LONDON -- One of the most popular funds tracking the FTSE 100 , the iShares FTSE 100 exchange-traded fund, announced its latest dividend today.

The payout confirmed that aggregate dividends from Britain's 100 largest companies continue to advance following the widespread cuts seen during the banking crash. However, the current aggregate dividend from the FTSE 100 index remains a fraction below the level seen prior to the recession.

Today's 2.98 pence-per-share payout now means the iShares FTSE 100 ETF has declared dividends of 20.59 pence per share during the last 12 months -- up 11% on the preceding 12 months.


As the next table shows, that 20.59 pence figure is 4% below the iShares FTSE 100 ETF's all-time dividend peak, which was reached a few years ago:

12 Months to February

iShares FTSE 100 dividend (pence per share)

2007

17.56

2008

19.43

2009

21.56

2010

16.07

2011

15.68

2012

18.55

2013

20.59

Source: iShares.com; Bloomberg.

Recent dividends from the iShares FTSE 100 may have been bolstered by good results from major blue-chip shares. Indeed, members of the FTSE 100 raising their payouts of late include ARM Holdings, with a 29% advance; Smith & Nephew, with a 50% dividend advance; and Randgold Resources, with a 25% advance.

The possibility of better returns
While index trackers such as the iShares FTSE 100 are a great way to capture the long-term collective power of British companies and the stock market, there are always individual shares that have better dividend records -- and could deliver better returns -- than the wider index.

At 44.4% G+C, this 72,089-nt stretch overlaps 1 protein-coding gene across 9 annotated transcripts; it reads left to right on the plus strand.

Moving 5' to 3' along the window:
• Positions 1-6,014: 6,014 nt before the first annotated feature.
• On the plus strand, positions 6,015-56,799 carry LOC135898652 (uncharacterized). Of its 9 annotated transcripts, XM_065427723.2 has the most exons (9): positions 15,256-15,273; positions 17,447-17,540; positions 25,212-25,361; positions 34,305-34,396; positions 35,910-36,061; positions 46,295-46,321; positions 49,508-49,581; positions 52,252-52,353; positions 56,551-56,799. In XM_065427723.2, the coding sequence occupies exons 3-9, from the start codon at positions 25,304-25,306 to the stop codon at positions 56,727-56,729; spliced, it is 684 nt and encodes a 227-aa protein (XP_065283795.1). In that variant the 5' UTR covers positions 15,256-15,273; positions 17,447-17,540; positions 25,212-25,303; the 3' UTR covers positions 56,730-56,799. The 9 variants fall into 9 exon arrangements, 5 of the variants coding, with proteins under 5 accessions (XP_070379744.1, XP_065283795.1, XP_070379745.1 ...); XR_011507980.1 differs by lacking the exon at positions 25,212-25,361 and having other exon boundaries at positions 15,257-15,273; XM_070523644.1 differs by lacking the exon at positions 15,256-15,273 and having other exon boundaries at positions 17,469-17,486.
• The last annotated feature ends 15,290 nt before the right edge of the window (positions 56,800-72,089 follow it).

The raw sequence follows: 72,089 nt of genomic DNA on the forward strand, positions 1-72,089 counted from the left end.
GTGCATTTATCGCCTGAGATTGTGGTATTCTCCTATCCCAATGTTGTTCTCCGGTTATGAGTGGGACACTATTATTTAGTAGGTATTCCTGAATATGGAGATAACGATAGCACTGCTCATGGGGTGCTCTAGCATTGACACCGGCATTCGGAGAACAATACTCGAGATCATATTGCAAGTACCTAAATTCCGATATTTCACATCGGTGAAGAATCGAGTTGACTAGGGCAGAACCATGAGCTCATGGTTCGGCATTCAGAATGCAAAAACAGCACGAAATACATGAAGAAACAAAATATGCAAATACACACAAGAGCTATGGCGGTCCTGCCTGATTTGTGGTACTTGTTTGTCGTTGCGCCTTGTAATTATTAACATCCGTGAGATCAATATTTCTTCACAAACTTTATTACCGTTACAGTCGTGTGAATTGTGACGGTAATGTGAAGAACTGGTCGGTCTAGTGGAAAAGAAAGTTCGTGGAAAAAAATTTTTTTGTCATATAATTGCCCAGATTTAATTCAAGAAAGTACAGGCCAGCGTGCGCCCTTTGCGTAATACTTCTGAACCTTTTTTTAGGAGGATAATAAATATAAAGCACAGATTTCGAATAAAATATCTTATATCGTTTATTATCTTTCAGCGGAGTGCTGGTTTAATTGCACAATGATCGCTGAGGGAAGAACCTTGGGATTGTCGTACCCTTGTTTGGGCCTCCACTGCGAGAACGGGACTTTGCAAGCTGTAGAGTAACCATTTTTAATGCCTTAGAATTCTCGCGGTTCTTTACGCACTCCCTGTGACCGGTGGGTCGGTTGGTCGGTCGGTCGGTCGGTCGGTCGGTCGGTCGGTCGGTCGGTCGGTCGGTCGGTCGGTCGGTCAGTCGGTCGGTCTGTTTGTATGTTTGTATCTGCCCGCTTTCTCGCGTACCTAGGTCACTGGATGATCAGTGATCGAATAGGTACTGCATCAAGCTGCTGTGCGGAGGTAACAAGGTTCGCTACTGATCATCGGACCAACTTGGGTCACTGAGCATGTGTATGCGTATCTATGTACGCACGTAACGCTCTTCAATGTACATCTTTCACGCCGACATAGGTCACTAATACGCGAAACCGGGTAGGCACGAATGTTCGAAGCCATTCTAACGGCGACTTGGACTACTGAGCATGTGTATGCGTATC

Right now, the iShares FTSE 100 trades around 627 pence and therefore presents today's buyers with a 3.3% yield -- a reasonable, if not spectacular, income. However, one individual-share alternative has a better dividend record than the FTSE 100 since 2007.

12 Months to February

Dividend From Alternative (pence per share)

2007

26.80

2008

29.50

2009

33.94

2010

36.65

2011

37.74

2012

37.40

2013

39.84

And at its current price of about 700 pence, this alternative share yields much more than the iShares FTSE 100 -- a mighty 5.7%, in fact.

Indeed, one top analyst at The Motley Fool calculates the fair value of the alternative share could be 850 pence -- and has even declared the company to be his "Top Income Stock of 2013." If you wish to know more about this 5.7% yielder, simply click here and enjoy a new Fool special report -- it's 100% free.

The article A Quick Check on Your FTSE 100 Dividends originally appeared on Fool.com.

Maynard does not own any share mentioned in this article. The Motley Fool has a disclosure policy. We Fools may not all hold the same opinions, but we all believe that considering a diverse range of insights makes us better investors. Try any of our Foolish newsletter services free for 30 days.

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